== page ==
Heart Catheterization, Diagnostic
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Procedure Explanation

When a child is diagnosed with a heart problem, it may be recommended that he or she have a test called a cardiac catheterization. This test or procedure will give the cardiologist information about the heart problem that cannot be learned from listening to the heart, looking at the electrocardiogram (EKG) or seen on the ultrasound (echocardiogram). Often the heart catheterization information is used to plan for the surgery to treat the heart defect.

Medicine is usually given before and during the procedure so the child does not hurt or remember the procedure. A local anesthetic (Xylocaine), is injected under the skin with a needle at the top of the leg (one side or both may be used). Once the area is numb, a needle is placed into the artery or the vein at the top of the leg. The needle is then replaced with a plastic tube, like an IV and called a sheath. The sheath lets the doctor put the catheters in safely and prevents the child from bleeding from the needle puncture. In some cases, the catheter site may also include the veins in the neck.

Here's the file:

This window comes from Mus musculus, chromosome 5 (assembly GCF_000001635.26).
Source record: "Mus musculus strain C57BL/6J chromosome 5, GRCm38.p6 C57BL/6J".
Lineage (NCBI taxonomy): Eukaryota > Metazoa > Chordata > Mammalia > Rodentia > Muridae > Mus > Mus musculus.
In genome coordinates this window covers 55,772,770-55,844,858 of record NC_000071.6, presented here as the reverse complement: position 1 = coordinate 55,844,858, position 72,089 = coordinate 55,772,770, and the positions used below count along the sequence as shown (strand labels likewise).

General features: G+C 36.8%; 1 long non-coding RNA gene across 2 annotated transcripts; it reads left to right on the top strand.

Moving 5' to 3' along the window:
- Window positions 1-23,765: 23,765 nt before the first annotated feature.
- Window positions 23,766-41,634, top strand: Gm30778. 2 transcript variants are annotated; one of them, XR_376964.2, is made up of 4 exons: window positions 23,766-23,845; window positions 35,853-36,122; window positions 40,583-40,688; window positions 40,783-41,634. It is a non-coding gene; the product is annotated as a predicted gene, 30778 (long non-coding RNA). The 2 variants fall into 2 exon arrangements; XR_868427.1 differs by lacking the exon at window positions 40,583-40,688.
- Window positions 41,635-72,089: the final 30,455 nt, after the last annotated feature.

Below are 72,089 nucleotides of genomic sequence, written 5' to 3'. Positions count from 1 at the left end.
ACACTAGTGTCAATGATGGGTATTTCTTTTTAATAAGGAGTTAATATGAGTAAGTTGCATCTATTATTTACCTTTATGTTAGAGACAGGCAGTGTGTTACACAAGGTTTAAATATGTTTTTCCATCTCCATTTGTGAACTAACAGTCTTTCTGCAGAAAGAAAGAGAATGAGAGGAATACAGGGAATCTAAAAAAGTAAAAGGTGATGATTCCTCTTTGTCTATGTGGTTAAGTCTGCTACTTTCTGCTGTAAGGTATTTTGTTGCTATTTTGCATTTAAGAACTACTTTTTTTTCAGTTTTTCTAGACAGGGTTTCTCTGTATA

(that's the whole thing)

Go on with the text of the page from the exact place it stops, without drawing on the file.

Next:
A catheter is a hollow plastic tube about the size of a piece of thin spaghetti. It shows up on the special x-ray camera that is used in the catheterization lab. The doctor then guides the catheter through the big blood vessels to the heart and uses the catheter to collect small samples of blood and measure the blood pressures. These are used to calculate heart function. A special x-ray blocking dye is used to take the picture of the heart. The pictures are recorded and saved.

Catheterization evaluates three major things: the amount of oxygen in the blood in each chamber of the heart, the blood pressure in each chamber of the heart and pictures are taken of the heart chambers. From these, the cardiologist can determine if heart surgery or other procedures need to be done.